Luke Wilson on What It Takes to Play Roger Goodell

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Tristan Fewings / Getty Images

He’s starred in some of the most memorable films of his generation, but if you ask Luke Wilson the philosophy behind his career, he doesn’t really have an answer for you. He makes it sound like he stumbled on the West Texas set of Wes Anderson’s Bottle Rocket in 1995, in which he starred with his brother Owen, and just kept making movies because it was the easiest way to go. The same way the he stumbled into the suit he’s wearing right now at the New York launch party for his new film, which he’s “pretty sure” Calvin Klein had sent to his hotel.
“You know, it hits me sometimes that I’ve been doing this for about 20 years and I’ve never really had much of a strategy,” says Wilson introspectively.
Despite a game plan, his movies are frequently broadcast on weekend cable runs across the world, most likely after some sort of censoring, introducing him to new fans all the time. He’s often reminded of the laughs he’s brought to people of all ages, sharing a recent interaction with a bold Idiocracy fan who sidled up next to him while Wilson was ordering at Starbucks to ask if he was there for the handjobs. The second shock occurred when Wilson turned around to see a smiling old man.

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“The time before that it was a college-age girl who made that same joke. I guess a lot of people still enjoy it,” laughs Wilson. He’s keeping his voice down in a New York bar, perhaps conscious that people could overhear the word handjob and get the wrong idea. Or perhaps just some of those Texas manners that have held him back before. Wilson is still a little shocked at the kind of R-rated humor they got away with while filming with Mike Judge, who he earnestly admits to doubting at first. 
“Listen, I consider myself to be an immature guy, but I felt like a parent on that set saying, ‘This is too much,'” Wilson admits. “But in the end, it was just perfect.”
Wilson is set to release three dramatic films this year, including the emotionally charged thriller Meadowland, out now, in which, in one of his most tense offerings to date, he plays a policeman whose son has been abducted. For an actor widely recognized for his comedy, it’s a dark turn, as is his next film, Concussion, a movie based on the true story of Nigerian-born doctor Bennet Omalu, who discovered chronic traumatic encephalopathy in the brains of professional football players.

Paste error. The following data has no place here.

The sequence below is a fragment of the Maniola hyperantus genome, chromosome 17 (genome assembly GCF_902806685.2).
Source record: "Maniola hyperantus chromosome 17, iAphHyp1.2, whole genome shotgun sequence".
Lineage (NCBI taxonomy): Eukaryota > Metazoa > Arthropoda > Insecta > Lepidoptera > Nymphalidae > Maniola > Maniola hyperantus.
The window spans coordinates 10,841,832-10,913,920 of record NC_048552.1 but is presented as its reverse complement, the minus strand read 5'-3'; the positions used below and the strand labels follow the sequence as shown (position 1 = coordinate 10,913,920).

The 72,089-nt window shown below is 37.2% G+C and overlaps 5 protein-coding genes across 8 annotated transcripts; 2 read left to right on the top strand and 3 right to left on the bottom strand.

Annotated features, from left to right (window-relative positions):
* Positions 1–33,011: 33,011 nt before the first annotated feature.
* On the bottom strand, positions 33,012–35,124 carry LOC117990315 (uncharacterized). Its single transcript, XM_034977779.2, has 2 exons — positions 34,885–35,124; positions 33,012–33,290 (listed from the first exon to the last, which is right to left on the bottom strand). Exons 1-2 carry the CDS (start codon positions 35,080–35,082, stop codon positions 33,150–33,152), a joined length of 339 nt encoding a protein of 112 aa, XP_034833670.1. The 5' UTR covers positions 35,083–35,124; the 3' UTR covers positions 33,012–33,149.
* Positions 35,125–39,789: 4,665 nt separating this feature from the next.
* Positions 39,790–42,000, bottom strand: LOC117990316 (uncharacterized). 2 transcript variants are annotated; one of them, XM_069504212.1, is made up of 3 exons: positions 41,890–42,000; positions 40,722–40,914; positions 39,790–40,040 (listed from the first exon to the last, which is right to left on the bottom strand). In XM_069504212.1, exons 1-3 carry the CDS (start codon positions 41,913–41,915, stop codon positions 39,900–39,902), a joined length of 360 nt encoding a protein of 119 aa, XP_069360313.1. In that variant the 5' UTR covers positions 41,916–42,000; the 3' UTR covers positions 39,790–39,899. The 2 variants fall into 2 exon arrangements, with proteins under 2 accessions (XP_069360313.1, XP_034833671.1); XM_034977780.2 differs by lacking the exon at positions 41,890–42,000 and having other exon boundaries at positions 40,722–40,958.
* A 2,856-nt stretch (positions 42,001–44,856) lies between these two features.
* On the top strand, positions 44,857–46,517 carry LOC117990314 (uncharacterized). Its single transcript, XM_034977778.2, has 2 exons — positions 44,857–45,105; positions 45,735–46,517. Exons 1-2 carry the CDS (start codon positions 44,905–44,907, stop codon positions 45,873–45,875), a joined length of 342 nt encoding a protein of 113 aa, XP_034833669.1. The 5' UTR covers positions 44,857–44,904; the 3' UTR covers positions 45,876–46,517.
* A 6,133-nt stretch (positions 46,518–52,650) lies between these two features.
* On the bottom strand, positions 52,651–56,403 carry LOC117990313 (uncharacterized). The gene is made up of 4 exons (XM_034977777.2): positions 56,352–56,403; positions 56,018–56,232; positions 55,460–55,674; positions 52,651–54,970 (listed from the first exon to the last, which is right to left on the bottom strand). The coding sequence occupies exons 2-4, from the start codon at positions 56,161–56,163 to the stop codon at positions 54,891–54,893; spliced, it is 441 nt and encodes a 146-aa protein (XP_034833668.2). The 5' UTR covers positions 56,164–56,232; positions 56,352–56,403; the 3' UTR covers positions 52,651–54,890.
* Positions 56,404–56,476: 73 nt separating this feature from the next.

Set to premiere at the AFI Film Festival, Concussion is already generating discussion while being heralded as a potential Oscar push for Will Smith, who portrays Omalu. Opposite him, Wilson took on the difficult task of portraying ridiculed NFL Commissioner Roger Goodell and finding his own defense for one of the most controversial men in American sports today.

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“I don’t think he’s a bad guy. The NFL is a juggernaut that’s already moving, and he’s just trying to keep it moving,” Wilson says. “Obviously it’s bad that they tried to cover up the brain injury to begin with, but even that you can kind of understand if you try. We just weren’t in an age with our understanding of mental health, and people weren’t as accepting of it. Today people are much better with that information. It’s almost like the Volkswagen situation; it sounds stupid that they would even try to get away with it. But I hope that VW will be a better company for getting caught. It’s clear that the NFL will be a better company at the end of this.”
When preparing for the part, Wilson noticed that the commissioner never seemed at ease. Never. “There is no such thing as a casual question for him,” Wilson notes. “He answers everything like he’s front and center at a senate hearing.”
Luckily for Wilson, he’s not really the commissioner, and rarely has to stand up to tougher questions than whether he’d prefer a latte or a handjob. So for now he plans to continue celebrating the almost accidental 20-year career that he loves, the ability to work with his brother frequently, and a brand new Calvin Klein suit.

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